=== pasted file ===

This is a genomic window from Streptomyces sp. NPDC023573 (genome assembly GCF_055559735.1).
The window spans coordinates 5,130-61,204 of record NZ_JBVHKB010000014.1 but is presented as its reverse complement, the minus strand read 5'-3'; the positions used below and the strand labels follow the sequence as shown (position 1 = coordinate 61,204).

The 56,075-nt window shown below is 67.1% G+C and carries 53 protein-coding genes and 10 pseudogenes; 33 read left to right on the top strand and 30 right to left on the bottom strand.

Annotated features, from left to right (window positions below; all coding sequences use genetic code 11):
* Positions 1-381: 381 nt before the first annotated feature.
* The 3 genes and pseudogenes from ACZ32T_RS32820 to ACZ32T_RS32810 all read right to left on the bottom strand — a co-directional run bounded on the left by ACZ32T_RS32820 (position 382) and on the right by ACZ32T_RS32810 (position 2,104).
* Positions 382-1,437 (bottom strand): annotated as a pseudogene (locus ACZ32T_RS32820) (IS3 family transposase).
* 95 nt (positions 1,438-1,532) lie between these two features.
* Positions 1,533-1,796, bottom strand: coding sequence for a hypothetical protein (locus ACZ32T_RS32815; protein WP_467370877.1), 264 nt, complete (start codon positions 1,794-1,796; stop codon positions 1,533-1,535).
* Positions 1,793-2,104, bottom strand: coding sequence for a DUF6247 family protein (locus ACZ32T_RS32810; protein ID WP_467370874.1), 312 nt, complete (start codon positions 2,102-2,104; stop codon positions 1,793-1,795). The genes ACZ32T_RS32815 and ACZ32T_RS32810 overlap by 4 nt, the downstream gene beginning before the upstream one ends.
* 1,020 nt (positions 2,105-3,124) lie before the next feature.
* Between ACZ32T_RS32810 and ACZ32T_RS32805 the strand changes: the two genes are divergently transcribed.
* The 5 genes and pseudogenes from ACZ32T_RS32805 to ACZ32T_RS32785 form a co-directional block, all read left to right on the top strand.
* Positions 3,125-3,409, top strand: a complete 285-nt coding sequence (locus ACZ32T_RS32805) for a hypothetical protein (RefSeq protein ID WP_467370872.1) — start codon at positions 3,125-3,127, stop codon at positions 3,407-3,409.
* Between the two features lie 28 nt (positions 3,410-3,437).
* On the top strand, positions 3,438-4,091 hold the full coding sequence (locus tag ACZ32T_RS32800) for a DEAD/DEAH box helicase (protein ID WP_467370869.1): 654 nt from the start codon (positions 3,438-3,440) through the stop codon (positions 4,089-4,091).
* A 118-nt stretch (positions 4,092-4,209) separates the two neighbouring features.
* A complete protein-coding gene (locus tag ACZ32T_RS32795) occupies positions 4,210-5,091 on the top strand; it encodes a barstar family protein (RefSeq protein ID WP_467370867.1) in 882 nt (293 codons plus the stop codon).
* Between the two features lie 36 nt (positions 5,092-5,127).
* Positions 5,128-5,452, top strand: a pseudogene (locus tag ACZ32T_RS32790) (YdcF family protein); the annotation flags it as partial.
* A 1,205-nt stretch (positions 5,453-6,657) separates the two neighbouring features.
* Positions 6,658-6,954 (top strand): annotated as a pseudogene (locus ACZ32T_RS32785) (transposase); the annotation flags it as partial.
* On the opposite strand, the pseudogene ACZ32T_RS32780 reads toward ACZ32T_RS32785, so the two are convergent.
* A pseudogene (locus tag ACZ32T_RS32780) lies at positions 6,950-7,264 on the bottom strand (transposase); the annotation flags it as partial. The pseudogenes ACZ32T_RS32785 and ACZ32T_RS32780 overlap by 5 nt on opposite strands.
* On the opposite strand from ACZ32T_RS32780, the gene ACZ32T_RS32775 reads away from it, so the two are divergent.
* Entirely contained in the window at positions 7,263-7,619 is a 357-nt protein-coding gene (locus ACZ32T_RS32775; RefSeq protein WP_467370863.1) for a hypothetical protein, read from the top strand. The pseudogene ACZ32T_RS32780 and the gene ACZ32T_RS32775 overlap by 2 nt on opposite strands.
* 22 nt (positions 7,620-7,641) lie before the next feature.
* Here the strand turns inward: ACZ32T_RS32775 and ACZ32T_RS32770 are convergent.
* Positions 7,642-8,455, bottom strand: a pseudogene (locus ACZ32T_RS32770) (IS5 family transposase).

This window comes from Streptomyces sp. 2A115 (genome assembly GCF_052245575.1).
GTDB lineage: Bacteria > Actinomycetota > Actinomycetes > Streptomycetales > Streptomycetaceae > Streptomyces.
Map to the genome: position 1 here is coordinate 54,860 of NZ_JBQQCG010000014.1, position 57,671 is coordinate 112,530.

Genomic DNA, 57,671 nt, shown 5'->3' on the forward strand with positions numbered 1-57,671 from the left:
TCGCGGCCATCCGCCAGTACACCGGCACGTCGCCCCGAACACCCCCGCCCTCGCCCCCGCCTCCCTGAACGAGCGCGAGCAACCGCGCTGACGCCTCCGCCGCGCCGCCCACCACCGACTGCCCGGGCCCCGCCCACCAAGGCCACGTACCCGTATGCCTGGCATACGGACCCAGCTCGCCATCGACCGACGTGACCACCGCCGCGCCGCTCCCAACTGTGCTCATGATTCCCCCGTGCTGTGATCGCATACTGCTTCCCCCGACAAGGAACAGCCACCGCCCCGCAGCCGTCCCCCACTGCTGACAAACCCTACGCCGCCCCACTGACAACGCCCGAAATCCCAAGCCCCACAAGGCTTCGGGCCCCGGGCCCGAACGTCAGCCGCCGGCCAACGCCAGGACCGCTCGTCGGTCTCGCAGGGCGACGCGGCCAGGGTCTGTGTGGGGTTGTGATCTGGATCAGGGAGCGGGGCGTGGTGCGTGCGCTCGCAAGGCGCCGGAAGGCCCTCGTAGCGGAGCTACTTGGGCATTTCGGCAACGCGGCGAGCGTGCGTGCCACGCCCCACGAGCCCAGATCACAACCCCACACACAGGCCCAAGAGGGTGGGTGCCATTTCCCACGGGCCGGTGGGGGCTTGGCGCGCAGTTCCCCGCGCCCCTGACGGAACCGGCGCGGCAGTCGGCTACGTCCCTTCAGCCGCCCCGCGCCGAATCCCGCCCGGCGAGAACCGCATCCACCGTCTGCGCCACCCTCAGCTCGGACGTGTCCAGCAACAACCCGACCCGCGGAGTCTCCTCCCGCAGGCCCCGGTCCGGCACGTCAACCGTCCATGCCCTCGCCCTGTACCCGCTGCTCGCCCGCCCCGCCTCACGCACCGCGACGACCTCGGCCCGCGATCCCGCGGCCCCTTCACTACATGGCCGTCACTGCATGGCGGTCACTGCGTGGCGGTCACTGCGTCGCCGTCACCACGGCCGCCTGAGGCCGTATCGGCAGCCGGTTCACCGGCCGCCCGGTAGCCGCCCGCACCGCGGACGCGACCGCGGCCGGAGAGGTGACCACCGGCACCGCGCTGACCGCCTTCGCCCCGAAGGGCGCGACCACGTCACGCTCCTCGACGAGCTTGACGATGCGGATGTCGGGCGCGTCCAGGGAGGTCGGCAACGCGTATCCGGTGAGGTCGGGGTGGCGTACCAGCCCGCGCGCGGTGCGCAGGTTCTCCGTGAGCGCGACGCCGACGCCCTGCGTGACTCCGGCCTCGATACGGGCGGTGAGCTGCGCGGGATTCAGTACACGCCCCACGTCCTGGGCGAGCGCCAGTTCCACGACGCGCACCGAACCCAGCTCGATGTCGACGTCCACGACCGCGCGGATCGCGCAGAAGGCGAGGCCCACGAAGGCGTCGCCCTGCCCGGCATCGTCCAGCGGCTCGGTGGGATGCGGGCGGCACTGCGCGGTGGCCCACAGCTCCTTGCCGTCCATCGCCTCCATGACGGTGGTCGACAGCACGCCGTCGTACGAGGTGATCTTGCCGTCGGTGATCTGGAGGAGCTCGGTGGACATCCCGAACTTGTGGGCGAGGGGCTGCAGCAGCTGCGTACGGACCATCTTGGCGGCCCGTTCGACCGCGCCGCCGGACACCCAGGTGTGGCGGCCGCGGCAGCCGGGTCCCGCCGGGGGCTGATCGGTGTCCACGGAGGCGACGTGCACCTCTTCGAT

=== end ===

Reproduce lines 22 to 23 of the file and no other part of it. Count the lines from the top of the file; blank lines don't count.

* Positions 6,658-6,954 (top strand): annotated as a pseudogene (locus ACZ32T_RS32785) (transposase); the annotation flags it as partial.
* On the opposite strand, the pseudogene ACZ32T_RS32780 reads toward ACZ32T_RS32785, so the two are convergent.